I am the first to complain about how annoying Facebook is, from the trolls to the unsolicited opinions to the general intrusiveness. At the same time, though, it has helped to bring some new perspectives and great people into my life that I might not have been exposed to otherwise. Amy Taylor is one such person and she came into my life when I was seeking thoughts about the practice of fat-shaming. A vegan RD based in Portland, ME, Amy specializes in working with people on binge and compulsive eating issues, helping those she works with adopt an intuitive eating model. I love her compassionate and thoughtful approach, which is also grounded in common sense and reason. Though Amy is based in Maine, she is able to take clients remotely! Please contact her if you'd like to hear more about her work.
1. First of all, we’d love to hear your “vegan evolution” story. How did you start out? Did you have any early influences or experiences as a young person that in retrospect helped to pave your path?
When I was a child, my family raised chickens and turkeys for food. I vividly remember anticipating their arrival each spring. The mailman pulled into the driveway and beeped the horn, and presented us with a small, brown box with 50 peeping chicks inside. Out came the camera which recorded their first steps on our basement carpet. All summer we fed them leftover sandwich crusts and vegetables through the fence in their coop. They pecked around in the grass when we were outside, keeping us company as we played in the yard. Inevitably, the dreaded day came each fall when they would be slaughtered in the same yard where I had loved them all summer. I shut my shades and hid in my room, feeling very different from the rest of my family. Even though I was so upset that the birds were killed, however, I didn't realize that I didn't have to eat them -- I ate all animal products, just like everyone else, without question. I had never heard of vegetarianism, much less veganism, until much later.
I always loved animals, and as I grew up, I became a dog rescuer. Ziggy the dachshund was the first one I rescued from our local shelter, she was scheduled to be euthanized the next day. The next was Pippin, who was a breeding dog from a puppy mill in Tennessee. Winston was 12 when he was rescued after his owners were evicted from their home, also in Tennessee. With time came a husband and children and declining health for the dogs. Ziggy lived to be 17.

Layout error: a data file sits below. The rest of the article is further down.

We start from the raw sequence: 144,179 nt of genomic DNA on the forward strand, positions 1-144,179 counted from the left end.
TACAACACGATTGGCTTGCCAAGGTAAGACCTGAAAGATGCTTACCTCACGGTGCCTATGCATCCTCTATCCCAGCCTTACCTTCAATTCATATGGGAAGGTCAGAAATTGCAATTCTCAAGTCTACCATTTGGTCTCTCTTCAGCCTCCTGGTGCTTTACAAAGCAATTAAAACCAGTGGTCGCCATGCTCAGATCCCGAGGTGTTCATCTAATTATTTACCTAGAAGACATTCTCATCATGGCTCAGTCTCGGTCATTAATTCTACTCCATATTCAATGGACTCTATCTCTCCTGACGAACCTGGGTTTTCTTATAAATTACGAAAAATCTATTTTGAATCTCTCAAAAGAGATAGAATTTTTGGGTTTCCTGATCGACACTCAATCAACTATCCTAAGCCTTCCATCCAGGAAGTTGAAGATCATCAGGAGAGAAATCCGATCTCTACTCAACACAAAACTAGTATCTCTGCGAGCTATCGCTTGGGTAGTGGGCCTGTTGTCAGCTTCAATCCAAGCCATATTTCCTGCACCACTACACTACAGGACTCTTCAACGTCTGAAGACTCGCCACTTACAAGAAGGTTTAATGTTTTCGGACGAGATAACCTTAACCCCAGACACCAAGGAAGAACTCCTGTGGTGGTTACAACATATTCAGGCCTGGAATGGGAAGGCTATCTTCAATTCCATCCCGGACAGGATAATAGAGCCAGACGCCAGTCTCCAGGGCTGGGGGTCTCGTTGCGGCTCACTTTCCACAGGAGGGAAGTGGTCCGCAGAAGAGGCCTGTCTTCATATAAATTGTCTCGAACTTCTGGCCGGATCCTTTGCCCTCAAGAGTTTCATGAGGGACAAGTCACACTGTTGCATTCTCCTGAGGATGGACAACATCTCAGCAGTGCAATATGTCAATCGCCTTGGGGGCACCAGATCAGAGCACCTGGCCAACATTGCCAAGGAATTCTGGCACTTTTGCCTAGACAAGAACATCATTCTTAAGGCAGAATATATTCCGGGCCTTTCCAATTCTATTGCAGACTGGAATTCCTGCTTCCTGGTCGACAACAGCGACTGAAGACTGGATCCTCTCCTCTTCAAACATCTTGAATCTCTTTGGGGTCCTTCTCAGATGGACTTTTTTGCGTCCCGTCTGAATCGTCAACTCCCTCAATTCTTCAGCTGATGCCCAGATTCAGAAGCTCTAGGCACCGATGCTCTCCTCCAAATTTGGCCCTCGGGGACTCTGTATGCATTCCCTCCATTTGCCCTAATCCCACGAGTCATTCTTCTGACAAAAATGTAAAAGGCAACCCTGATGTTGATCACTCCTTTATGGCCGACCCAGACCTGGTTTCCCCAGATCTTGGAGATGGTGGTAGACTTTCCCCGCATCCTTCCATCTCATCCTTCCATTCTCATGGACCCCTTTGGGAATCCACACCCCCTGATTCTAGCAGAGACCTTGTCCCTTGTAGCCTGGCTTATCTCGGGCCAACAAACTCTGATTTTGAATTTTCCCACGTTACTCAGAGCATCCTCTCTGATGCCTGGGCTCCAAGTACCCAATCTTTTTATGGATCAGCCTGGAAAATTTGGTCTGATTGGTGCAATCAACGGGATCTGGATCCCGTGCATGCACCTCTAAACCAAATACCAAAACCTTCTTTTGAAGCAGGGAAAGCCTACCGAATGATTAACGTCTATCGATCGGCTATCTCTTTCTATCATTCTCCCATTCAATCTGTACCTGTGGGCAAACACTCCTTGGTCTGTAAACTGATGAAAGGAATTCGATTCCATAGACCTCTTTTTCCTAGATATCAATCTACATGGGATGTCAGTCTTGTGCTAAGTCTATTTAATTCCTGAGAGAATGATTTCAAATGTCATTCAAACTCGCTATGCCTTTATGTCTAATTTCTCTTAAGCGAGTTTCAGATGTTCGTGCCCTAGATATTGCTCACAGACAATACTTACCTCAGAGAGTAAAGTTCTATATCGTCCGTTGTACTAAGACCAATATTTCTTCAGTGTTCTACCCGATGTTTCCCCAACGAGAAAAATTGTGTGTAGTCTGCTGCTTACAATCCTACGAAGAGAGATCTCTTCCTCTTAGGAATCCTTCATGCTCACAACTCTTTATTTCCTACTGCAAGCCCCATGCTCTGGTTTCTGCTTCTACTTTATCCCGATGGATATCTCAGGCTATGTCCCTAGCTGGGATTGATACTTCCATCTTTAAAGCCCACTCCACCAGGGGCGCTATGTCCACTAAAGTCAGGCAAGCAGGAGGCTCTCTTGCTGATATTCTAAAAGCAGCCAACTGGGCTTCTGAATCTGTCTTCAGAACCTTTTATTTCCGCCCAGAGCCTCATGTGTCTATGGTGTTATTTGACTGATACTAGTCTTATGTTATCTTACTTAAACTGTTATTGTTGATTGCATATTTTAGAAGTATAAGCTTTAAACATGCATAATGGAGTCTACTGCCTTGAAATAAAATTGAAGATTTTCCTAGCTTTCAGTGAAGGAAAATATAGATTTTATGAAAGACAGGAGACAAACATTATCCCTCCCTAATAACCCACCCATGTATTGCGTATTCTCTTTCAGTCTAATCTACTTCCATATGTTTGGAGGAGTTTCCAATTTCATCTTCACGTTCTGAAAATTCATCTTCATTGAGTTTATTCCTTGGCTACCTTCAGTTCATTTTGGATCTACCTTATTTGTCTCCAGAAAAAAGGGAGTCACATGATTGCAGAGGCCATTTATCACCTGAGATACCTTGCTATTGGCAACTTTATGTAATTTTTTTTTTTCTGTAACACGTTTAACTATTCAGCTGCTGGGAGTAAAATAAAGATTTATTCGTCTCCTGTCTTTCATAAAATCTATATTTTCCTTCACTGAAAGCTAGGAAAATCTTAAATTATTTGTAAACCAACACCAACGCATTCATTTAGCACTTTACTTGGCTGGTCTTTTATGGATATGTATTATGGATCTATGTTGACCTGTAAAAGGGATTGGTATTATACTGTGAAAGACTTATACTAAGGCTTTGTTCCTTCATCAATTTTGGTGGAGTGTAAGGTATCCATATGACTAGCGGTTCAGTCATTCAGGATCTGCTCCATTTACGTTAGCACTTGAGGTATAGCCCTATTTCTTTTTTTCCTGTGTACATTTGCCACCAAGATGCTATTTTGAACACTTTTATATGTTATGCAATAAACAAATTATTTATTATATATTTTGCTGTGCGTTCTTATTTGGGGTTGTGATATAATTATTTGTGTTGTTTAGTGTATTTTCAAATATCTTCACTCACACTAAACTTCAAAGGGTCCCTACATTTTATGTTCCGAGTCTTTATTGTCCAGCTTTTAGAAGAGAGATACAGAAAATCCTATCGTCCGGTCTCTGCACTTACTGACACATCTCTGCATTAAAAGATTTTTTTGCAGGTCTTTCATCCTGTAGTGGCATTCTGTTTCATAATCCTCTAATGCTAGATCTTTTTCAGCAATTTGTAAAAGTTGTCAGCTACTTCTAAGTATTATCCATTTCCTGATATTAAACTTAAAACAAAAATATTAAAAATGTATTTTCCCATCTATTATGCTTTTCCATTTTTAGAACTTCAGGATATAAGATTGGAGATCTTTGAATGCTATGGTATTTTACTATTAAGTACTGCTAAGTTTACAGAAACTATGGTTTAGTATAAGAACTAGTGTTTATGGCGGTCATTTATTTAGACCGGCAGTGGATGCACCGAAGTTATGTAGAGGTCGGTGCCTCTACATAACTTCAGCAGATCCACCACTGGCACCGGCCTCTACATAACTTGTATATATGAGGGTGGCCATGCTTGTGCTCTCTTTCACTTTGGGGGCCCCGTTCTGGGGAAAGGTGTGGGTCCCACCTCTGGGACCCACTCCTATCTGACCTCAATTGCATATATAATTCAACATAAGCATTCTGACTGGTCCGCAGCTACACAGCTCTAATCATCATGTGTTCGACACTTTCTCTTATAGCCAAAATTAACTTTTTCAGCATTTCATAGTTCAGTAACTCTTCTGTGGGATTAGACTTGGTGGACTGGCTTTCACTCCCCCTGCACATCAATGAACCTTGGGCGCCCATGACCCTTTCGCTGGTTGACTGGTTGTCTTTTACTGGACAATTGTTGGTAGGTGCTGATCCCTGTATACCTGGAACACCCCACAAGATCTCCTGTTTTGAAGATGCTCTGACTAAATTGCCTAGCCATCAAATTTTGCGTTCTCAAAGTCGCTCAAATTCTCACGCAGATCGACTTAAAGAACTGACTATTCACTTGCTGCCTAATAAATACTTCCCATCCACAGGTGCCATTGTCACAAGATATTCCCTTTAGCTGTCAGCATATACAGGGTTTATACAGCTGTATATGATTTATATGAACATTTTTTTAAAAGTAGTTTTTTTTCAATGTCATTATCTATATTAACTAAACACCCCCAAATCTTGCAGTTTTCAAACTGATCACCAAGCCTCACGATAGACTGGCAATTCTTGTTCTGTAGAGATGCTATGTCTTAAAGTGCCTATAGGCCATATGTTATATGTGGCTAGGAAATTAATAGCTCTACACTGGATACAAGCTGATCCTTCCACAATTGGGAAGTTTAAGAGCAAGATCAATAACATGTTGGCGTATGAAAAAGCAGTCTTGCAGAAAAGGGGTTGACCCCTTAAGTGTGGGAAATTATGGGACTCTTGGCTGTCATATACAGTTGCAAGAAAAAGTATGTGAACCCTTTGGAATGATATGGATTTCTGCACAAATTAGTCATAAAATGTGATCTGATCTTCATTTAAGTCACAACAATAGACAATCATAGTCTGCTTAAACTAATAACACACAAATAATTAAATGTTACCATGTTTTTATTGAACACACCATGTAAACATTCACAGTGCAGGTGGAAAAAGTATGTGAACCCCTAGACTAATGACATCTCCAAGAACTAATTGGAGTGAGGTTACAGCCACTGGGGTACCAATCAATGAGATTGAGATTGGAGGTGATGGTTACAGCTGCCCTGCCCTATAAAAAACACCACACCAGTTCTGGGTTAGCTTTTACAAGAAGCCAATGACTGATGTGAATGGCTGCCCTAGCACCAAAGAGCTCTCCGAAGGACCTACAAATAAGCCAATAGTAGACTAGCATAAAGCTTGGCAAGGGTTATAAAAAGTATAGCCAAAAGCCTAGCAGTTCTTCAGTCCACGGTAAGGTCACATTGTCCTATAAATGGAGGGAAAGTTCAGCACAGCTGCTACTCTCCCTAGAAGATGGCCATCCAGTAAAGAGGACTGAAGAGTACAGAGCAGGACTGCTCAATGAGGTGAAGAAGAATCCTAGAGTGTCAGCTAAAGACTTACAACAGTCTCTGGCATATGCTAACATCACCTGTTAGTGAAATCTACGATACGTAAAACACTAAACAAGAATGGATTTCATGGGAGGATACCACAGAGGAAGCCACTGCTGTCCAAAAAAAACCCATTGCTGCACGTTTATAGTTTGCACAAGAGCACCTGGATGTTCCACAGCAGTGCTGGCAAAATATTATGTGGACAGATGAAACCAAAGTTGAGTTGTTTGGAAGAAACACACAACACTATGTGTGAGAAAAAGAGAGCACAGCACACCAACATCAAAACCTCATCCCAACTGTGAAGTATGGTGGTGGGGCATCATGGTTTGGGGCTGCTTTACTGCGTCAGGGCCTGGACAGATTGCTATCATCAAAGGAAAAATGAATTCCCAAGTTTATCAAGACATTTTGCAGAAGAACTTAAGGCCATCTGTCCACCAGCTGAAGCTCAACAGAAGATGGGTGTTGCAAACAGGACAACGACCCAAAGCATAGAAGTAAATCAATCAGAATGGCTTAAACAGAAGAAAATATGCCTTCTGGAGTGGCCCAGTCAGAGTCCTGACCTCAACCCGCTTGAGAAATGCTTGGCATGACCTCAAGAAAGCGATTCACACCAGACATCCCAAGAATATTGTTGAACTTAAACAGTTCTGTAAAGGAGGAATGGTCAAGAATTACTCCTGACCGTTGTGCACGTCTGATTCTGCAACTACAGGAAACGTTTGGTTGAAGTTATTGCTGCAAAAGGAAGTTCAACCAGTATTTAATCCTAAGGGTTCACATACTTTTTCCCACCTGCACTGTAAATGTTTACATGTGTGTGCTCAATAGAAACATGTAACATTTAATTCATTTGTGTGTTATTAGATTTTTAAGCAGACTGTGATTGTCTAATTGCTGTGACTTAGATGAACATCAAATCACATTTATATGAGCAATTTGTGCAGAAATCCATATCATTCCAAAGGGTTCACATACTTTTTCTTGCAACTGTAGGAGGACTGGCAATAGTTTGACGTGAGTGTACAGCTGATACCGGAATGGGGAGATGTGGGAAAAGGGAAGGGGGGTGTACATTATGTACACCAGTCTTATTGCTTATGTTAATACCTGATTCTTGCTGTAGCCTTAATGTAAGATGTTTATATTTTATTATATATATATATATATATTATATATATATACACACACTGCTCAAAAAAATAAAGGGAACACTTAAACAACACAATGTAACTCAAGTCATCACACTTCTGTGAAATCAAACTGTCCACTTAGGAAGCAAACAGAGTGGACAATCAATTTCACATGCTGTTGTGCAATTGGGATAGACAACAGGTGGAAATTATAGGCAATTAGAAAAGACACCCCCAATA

Around this time, my former husband and I became interested in being more self-sustainable. In addition to doing more gardening and canning, I wanted to have some goats for milking (but really just wanted some goats in retrospect) and visited a few farms. The woman at the first farm pointed out a skinny Nubian cross goat and informed me that she was going to go "into the freezer" soon if she couldn’t figure out what was wrong with her. I asked her how they killed the goats, and she told me that they took them behind the barn and shot them in the head. She laughed when I asked about euthanization, saying that the vet bills for that were more than the family could afford. In the darkness of the barn I could make out several cages with rabbits inside. She explained to me that they were angora rabbits, used for their hair. In the distance, over a small hill, were white turkeys, most likely the same breed as the ones from my childhood, waiting for the weekend to be slaughtered for the Thanksgiving holiday. The woman at the next farm told almost the same stories (shooting in the head, which ones would be in the freezer, etc.). While we were there, one of the females went into heat and she excitedly let a male go in to mate with her. “She’s a virgin, so she doesn’t know what to do,” she said smiling, as the male chased her around the enclosure.
In researching keeping goats for dairy production, I read a story about a woman who was, raising them for milk as we had intended. I had never thought about the fact that they had to stay pregnant most of the time in order to lactate, just like cows, I learned later. The baby goats were not allowed to nurse and were essentially byproducts, sold as to whoever wanted them. The woman in the story recounted a time when one of the kid goats was sold to a family who quickly loaded him into the trunk of their car to be slaughtered for Easter dinner. That was her a-ha moment and part of mine as well.